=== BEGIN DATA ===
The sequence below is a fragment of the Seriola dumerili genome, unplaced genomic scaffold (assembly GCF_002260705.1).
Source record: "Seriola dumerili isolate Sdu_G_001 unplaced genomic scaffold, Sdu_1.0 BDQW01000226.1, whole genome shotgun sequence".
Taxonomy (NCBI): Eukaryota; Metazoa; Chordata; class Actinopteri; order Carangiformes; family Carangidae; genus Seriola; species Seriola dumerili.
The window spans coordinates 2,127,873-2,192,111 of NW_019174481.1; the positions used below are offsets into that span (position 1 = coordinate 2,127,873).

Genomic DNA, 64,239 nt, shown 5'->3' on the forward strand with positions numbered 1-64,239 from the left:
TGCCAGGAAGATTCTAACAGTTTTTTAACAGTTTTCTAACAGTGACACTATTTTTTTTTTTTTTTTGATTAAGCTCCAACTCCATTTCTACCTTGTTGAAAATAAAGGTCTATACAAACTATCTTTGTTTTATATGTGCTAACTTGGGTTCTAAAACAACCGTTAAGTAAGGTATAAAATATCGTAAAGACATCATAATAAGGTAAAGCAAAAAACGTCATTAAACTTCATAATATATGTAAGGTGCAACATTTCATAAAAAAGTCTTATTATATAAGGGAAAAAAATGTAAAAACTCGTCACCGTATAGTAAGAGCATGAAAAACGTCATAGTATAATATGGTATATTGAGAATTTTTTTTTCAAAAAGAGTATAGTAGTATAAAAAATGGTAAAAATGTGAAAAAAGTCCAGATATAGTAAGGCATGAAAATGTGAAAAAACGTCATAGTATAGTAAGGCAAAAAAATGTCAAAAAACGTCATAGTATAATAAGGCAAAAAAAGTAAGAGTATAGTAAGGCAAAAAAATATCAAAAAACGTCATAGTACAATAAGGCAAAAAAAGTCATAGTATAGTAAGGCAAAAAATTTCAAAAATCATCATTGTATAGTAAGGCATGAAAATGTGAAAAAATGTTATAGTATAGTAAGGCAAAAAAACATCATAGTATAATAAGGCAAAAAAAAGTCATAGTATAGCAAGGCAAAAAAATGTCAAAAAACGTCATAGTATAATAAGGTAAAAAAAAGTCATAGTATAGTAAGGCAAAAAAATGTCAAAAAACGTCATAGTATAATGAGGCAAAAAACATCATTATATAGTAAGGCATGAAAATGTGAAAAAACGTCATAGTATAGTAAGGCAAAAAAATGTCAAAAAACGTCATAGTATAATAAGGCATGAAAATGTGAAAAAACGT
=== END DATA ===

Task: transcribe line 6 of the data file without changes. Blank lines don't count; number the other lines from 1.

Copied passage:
TGCCAGGAAGATTCTAACAGTTTTTTAACAGTTTTCTAACAGTGACACTATTTTTTTTTTTTTTTTGATTAAGCTCCAACTCCATTTCTACCTTGTTGAAAATAAAGGTCTATACAAACTATCTTTGTTTTATATGTGCTAACTTGGGTTCTAAAACAACCGTTAAGTAAGGTATAAAATATCGTAAAGACATCATAATAAGGTAAAGCAAAAAACGTCATTAAACTTCATAATATATGTAAGGTGCAACATTTCATAAAAAAGTCTTATTATATAAGGGAAAAAAATGTAAAAACTCGTCACCGTATAGTAAGAGCATGAAAAACGTCATAGTATAATATGGTATATTGAGAATTTTTTTTTCAAAAAGAGTATAGTAGTATAAAAAATGGTAAAAATGTGAAAAAAGTCCAGATATAGTAAGGCATGAAAATGTGAAAAAACGTCATAGTATAGTAAGGCAAAAAAATGTCAAAAAACGTCATAGTATAATAAGGCAAAAAAAGTAAGAGTATAGTAAGGCAAAAAAATATCAAAAAACGTCATAGTACAATAAGGCAAAAAAAGTCATAGTATAGTAAGGCAAAAAATTTCAAAAATCATCATTGTATAGTAAGGCATGAAAATGTGAAAAAATGTTATAGTATAGTAAGGCAAAAAAACATCATAGTATAATAAGGCAAAAAAAAGTCATAGTATAGCAAGGCAAAAAAATGTCAAAAAACGTCATAGTATAATAAGGTAAAAAAAAGTCATAGTATAGTAAGGCAAAAAAATGTCAAAAAACGTCATAGTATAATGAGGCAAAAAACATCATTATATAGTAAGGCATGAAAATGTGAAAAAACGTCATAGTATAGTAAGGCAAAAAAATGTCAAAAAACGTCATAGTATAATAAGGCATGAAAATGTGAAAAAACGT